little late starting and so a little late finishing. There is no cost but there is the expectation that you will buy a drink or two.
If things go well, if the conversation flows, as it often does, I really enjoy the sessions because they are an extended chat. They add to my cultural briefing on Spain. The exchanges have to go further than "hello, how are you?" and people are expecting linguistic problems so there is none of the feeling of failure if one of the speakers tries an extended discourse. Serpentine as the monologue of one of the speakers may be, however many times there are attempts to reform the phrase so it makes sense, the other person tries to hang on to the sense and to encourage the speaker.
There are some interesting characters; a bloke who doesn't eat anything that's been cooked, another, an Argentinian, with a Uruguayan background who is a rice chef at a classy local restaurant and a professional waitress who has been moving between jobs trying to find something more permanent. Last night I got a man who has sent the last dozen years teaching Spanish in Serbia, in Belgrade, with the Cervantes Institute.
But it wasn't the intercambio that I intended to write about. It was that thing that the only expectation on the attendees is that they buy a drink, or two.
Despite avoiding water I think I drink quite a lot. I drink tea in a pint pot and, when I have the time, I think nothing of drinking a couple of pints on the trot. I drink juice with breakfast, I drink pop, coffee and non alcohol beer in bars. I tend to drink quickly too. I drink wine, brandy and beer at the same sort of speed as Coca Cola which is one of the reasons that I'm trying to have a bit of an alcohol break at the moment. I don't think I'm unusual. Maggie drinks plenty of liquid too and so did my mum's friends when I visited the UK a couple of weeks ago. There aren't many Britons whose first offer to a guest entering their house isn't a drink - tea, coffee, soft or hard depending on the time of day and the circumstances. At any British event the bar is usually pretty crowded.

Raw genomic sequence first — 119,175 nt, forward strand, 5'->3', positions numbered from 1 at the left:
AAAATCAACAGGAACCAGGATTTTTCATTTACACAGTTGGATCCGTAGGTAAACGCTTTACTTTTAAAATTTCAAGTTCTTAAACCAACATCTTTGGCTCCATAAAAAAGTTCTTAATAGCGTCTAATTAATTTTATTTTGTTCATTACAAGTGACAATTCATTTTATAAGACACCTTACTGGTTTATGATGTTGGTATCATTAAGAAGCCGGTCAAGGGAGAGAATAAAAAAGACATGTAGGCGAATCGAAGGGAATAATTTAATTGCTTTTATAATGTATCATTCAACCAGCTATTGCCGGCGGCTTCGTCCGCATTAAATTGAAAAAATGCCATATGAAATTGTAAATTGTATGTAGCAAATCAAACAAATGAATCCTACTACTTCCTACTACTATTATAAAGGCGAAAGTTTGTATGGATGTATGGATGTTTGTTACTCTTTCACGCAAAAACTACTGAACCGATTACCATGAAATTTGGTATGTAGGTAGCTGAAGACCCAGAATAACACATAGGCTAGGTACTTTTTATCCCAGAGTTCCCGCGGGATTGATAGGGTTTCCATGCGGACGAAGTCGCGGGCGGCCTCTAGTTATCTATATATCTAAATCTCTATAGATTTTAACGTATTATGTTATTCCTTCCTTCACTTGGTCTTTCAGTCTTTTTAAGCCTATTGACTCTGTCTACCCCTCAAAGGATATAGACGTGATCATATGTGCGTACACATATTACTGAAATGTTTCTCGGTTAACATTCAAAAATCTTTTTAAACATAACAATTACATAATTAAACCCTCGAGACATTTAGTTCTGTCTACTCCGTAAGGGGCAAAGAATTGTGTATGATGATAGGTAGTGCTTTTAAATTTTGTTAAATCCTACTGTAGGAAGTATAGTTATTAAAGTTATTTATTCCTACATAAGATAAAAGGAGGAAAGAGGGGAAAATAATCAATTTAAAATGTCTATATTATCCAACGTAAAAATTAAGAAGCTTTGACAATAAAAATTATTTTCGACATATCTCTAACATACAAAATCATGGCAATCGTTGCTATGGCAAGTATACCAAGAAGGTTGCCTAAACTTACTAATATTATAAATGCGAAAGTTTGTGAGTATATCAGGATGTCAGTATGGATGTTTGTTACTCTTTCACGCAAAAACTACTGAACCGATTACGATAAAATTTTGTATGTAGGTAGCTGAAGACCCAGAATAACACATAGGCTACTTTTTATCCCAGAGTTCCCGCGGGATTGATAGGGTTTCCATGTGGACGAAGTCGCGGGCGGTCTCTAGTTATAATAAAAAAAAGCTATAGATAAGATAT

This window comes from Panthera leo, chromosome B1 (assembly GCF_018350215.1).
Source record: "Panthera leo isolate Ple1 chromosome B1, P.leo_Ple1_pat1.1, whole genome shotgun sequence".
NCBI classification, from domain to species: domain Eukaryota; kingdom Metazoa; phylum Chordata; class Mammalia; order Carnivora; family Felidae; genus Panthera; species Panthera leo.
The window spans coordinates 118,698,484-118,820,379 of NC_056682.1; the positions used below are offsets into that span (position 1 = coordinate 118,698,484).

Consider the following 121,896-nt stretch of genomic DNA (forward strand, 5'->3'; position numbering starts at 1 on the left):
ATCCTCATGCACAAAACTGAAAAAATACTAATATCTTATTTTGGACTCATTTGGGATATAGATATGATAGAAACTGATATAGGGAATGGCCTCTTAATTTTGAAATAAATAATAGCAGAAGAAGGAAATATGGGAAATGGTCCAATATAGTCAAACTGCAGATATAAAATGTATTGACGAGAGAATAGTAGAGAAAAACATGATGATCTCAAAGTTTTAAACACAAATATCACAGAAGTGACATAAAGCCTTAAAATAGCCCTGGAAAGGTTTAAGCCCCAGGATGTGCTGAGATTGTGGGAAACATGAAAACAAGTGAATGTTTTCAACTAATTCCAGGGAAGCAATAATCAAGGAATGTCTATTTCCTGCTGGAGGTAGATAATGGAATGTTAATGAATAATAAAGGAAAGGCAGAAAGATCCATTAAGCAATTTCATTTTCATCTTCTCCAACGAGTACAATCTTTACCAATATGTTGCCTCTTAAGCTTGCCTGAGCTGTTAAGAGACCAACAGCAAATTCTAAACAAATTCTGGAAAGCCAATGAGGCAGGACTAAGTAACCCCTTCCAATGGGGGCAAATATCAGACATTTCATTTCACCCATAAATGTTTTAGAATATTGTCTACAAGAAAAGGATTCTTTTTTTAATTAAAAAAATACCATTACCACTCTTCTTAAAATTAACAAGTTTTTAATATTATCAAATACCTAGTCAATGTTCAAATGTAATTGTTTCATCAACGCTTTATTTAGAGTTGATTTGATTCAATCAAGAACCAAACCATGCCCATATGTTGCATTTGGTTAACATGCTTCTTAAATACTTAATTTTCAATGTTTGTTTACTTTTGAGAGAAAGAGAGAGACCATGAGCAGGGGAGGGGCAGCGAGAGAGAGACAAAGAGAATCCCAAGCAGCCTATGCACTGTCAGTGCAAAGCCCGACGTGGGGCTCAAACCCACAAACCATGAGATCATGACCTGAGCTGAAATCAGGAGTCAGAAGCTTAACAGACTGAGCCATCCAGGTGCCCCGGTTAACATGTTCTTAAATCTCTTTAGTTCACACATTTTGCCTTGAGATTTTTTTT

Spaniards drink too of course but my impression is that they drink less. This isn't a bad or a good thing, it's not comparison of alcohol consumption, it's a comparison of volume and something I think marks a difference. I did look for empirical evidence and I found something from the European Food Safety Authority which listed the UK consumption, per person, as being 1598ml per day as against 820ml for Spaniards but it was a long and learned paper, which I couldn't be bothered to read, so there may be all sorts of provisos against those figures.
In all of the weeks that I've gone to the intercambio I have at least two drinks and sometimes three. We are, after all, sitting at a café table. My Spanish partners don't. Everybody has a drink but they usually stop after the first. Whilst I feel slightly uncomfortable occupying a table with an empty glass or cup in front of me neither the bar staff nor the locals seem at all worried that people are doing just that.
Obviously there are exceptions. Spaniards go out drinking too and they can put plenty away. A good meal is often accompanied by copious quantities of alcohol and the "botellón", a gathering of young people in a public place to socialize and drink alcohol, is very common and is considered, by some, to be a social problem.
Right, that'll do, piece written, I think I'll put the kettle on and get a cup of tea. I deserve it.